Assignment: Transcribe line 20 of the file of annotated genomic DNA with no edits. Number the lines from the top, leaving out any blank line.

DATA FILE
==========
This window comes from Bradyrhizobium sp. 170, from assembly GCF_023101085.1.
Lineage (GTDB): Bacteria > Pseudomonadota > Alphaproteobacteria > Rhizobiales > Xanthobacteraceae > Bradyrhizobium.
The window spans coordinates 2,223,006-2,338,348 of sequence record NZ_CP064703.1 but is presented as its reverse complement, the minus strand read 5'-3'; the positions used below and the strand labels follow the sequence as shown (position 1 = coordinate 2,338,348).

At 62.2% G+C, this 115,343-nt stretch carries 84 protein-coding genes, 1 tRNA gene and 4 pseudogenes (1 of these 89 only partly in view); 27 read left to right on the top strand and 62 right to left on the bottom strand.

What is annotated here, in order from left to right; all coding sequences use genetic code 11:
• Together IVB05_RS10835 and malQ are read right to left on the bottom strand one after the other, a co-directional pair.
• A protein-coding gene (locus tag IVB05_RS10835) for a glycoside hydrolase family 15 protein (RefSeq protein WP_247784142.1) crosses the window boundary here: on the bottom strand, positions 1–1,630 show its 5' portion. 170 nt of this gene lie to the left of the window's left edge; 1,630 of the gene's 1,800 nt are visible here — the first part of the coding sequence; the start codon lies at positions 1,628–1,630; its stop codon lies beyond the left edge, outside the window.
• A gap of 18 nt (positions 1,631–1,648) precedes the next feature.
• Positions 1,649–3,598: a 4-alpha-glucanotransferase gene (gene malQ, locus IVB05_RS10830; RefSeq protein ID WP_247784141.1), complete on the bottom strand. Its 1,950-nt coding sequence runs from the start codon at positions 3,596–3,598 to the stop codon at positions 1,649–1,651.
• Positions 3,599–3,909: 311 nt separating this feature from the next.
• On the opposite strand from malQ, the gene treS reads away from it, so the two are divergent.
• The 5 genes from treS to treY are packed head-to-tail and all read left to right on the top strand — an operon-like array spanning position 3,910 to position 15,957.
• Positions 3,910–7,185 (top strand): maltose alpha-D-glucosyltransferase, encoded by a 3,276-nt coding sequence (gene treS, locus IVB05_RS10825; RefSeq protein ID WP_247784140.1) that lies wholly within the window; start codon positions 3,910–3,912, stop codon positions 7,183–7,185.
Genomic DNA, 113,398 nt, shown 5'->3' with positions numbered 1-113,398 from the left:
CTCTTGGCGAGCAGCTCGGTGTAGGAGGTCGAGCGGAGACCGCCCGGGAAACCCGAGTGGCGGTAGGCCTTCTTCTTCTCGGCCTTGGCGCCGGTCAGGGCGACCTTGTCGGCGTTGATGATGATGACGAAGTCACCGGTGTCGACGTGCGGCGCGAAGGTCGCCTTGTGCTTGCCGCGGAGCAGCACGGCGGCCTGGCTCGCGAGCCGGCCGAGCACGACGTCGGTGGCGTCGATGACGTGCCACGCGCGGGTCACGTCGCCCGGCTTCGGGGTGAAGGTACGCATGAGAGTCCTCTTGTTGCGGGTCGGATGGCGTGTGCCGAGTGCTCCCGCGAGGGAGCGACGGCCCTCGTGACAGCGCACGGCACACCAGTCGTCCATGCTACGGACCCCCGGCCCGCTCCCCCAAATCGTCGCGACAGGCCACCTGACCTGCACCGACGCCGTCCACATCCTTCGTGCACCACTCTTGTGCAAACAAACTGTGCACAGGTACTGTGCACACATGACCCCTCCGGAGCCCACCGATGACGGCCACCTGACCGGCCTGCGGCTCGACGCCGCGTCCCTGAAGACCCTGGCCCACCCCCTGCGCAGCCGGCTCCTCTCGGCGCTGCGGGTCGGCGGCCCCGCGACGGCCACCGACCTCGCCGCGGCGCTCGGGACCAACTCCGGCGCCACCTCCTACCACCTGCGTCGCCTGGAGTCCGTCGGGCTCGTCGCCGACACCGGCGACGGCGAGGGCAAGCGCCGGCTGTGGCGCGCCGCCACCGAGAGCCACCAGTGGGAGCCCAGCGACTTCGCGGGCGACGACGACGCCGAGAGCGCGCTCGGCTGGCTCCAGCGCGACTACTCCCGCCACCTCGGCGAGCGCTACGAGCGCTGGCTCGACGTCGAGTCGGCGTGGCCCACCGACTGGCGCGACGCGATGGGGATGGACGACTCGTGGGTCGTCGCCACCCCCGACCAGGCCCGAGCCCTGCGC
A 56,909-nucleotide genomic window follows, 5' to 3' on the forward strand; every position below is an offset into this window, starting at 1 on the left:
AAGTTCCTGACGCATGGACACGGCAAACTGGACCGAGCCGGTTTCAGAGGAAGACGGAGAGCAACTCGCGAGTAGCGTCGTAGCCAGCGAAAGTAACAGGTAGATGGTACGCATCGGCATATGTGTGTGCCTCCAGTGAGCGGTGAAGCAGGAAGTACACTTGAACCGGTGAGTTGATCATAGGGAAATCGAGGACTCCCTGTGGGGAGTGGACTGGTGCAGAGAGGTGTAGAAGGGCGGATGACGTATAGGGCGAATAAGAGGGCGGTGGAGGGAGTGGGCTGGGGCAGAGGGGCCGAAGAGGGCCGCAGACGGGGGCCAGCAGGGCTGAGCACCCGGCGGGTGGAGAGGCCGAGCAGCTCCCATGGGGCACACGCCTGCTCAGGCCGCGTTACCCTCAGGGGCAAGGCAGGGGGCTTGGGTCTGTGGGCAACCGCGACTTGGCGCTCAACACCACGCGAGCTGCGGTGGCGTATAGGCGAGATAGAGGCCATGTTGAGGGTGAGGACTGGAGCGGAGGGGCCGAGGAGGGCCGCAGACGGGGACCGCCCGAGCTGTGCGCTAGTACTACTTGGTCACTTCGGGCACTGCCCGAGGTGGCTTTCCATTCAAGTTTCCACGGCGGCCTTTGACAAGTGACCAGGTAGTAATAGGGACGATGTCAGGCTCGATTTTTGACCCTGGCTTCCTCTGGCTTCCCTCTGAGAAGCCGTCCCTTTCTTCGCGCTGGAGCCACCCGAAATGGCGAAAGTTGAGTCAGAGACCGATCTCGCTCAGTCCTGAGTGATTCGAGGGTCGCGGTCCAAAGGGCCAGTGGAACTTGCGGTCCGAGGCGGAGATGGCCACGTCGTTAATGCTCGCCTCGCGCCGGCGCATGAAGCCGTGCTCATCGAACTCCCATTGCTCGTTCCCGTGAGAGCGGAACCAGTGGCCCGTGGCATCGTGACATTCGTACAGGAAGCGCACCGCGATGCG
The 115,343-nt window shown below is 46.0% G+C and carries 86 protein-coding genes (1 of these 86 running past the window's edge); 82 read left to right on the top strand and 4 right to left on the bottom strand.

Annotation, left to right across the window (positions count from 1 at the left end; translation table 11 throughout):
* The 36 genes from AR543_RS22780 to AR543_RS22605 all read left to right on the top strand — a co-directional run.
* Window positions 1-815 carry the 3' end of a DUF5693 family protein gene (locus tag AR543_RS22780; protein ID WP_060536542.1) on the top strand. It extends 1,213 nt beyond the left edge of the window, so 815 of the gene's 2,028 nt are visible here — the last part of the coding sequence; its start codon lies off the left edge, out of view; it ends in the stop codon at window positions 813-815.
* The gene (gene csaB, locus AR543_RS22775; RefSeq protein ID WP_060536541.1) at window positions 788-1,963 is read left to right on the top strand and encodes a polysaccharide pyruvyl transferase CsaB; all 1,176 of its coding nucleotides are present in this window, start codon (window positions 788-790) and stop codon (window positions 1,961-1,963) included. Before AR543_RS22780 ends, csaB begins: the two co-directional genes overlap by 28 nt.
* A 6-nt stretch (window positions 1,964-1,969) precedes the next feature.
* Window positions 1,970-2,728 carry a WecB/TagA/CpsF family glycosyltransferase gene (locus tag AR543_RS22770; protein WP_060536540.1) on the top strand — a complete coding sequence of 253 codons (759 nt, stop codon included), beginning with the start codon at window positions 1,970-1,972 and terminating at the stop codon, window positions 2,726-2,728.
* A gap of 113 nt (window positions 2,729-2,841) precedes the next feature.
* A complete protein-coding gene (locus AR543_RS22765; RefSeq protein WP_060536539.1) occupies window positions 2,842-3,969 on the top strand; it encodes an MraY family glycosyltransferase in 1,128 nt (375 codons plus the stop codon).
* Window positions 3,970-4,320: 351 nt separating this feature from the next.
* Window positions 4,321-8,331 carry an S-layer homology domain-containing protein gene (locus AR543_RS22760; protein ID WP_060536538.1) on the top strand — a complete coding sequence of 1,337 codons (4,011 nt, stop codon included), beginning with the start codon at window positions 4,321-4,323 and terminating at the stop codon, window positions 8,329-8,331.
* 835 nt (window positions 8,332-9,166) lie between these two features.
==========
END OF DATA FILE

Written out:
* The 36 genes from AR543_RS22780 to AR543_RS22605 all read left to right on the top strand — a co-directional run.